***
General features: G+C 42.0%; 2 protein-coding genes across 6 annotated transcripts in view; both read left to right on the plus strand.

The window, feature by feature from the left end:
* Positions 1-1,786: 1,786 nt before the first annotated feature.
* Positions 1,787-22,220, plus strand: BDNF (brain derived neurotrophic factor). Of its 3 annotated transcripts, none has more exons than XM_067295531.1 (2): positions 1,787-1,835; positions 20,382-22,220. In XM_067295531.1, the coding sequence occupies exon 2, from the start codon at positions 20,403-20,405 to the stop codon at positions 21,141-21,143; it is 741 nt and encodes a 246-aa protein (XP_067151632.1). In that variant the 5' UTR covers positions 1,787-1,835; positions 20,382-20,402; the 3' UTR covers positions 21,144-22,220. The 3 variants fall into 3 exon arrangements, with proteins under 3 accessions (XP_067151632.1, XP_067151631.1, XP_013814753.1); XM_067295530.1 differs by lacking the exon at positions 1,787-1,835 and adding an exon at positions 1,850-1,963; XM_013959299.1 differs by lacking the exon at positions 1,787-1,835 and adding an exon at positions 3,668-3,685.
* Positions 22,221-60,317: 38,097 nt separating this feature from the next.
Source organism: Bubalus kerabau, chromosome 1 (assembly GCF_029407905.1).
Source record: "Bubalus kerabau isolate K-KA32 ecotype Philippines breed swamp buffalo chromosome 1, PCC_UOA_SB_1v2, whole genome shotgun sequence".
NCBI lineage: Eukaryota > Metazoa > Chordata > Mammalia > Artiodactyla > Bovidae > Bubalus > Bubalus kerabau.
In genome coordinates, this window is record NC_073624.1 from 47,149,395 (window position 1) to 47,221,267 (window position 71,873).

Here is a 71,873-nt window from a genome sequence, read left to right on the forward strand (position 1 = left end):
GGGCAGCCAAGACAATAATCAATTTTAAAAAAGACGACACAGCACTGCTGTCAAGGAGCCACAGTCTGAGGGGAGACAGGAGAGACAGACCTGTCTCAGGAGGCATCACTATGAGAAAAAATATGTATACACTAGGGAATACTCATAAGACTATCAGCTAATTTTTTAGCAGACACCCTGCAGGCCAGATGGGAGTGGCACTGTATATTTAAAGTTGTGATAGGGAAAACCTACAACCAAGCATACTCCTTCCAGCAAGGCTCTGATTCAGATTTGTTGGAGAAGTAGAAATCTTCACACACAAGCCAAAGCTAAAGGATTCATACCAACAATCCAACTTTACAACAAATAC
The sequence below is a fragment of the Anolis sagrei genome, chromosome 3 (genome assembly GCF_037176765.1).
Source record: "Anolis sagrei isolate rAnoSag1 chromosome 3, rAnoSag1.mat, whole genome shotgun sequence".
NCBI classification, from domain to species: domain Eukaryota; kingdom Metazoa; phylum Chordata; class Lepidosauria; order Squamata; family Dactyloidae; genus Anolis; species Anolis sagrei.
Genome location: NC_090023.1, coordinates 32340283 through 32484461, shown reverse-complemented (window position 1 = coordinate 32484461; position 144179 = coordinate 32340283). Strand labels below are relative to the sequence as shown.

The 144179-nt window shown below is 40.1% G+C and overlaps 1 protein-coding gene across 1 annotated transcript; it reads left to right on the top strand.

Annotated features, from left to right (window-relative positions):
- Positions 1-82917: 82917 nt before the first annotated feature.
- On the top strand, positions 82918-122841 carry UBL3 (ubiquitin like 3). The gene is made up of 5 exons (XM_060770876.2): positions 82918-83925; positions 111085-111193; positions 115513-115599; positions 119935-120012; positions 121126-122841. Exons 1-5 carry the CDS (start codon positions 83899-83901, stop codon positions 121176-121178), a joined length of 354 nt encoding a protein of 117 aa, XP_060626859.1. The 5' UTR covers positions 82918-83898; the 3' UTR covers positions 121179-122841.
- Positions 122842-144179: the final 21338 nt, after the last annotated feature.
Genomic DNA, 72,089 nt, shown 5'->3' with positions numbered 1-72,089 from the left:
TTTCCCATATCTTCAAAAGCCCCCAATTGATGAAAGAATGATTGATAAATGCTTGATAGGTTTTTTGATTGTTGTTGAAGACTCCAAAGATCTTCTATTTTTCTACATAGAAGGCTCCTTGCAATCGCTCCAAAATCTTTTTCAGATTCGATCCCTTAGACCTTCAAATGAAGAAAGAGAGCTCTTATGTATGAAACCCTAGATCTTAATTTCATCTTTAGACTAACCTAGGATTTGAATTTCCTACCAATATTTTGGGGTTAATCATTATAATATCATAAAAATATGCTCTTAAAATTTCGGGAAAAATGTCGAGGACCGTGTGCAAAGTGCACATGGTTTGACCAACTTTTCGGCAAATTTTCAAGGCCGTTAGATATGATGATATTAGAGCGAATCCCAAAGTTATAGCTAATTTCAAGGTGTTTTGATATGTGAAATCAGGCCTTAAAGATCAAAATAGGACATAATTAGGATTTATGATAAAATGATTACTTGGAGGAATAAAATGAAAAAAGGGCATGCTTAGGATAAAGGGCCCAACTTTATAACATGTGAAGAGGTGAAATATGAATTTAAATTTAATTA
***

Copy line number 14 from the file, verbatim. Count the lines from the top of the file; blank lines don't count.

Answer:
NCBI classification, from domain to species: domain Eukaryota; kingdom Metazoa; phylum Chordata; class Lepidosauria; order Squamata; family Dactyloidae; genus Anolis; species Anolis sagrei.